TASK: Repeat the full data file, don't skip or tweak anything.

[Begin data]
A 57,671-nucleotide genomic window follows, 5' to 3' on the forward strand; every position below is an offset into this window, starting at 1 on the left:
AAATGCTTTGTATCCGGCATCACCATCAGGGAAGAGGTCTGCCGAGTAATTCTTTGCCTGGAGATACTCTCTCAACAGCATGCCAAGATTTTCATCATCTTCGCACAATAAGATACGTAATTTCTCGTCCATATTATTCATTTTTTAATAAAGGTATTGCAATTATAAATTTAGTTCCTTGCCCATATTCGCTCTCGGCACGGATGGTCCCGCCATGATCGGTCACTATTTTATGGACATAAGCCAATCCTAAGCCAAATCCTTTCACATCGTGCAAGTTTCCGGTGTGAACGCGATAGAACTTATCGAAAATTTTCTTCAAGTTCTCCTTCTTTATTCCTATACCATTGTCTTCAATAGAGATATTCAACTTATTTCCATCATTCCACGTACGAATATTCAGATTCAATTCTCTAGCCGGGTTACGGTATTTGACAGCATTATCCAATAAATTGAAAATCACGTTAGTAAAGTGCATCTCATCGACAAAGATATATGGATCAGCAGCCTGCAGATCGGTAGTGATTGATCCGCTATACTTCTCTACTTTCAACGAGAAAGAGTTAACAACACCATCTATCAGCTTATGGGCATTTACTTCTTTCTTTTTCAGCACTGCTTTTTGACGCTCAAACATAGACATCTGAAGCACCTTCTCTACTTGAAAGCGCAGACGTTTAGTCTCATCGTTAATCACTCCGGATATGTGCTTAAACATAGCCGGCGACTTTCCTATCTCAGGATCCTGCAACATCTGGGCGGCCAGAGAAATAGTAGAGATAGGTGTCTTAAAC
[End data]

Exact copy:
A 57,671-nucleotide genomic window follows, 5' to 3' on the forward strand; every position below is an offset into this window, starting at 1 on the left:
AAATGCTTTGTATCCGGCATCACCATCAGGGAAGAGGTCTGCCGAGTAATTCTTTGCCTGGAGATACTCTCTCAACAGCATGCCAAGATTTTCATCATCTTCGCACAATAAGATACGTAATTTCTCGTCCATATTATTCATTTTTTAATAAAGGTATTGCAATTATAAATTTAGTTCCTTGCCCATATTCGCTCTCGGCACGGATGGTCCCGCCATGATCGGTCACTATTTTATGGACATAAGCCAATCCTAAGCCAAATCCTTTCACATCGTGCAAGTTTCCGGTGTGAACGCGATAGAACTTATCGAAAATTTTCTTCAAGTTCTCCTTCTTTATTCCTATACCATTGTCTTCAATAGAGATATTCAACTTATTTCCATCATTCCACGTACGAATATTCAGATTCAATTCTCTAGCCGGGTTACGGTATTTGACAGCATTATCCAATAAATTGAAAATCACGTTAGTAAAGTGCATCTCATCGACAAAGATATATGGATCAGCAGCCTGCAGATCGGTAGTGATTGATCCGCTATACTTCTCTACTTTCAACGAGAAAGAGTTAACAACACCATCTATCAGCTTATGGGCATTTACTTCTTTCTTTTTCAGCACTGCTTTTTGACGCTCAAACATAGACATCTGAAGCACCTTCTCTACTTGAAAGCGCAGACGTTTAGTCTCATCGTTAATCACTCCGGATATGTGCTTAAACATAGCCGGCGACTTTCCTATCTCAGGATCCTGCAACATCTGGGCGGCCAGAGAAATAGTAGAGATAGGTGTCTTAAAC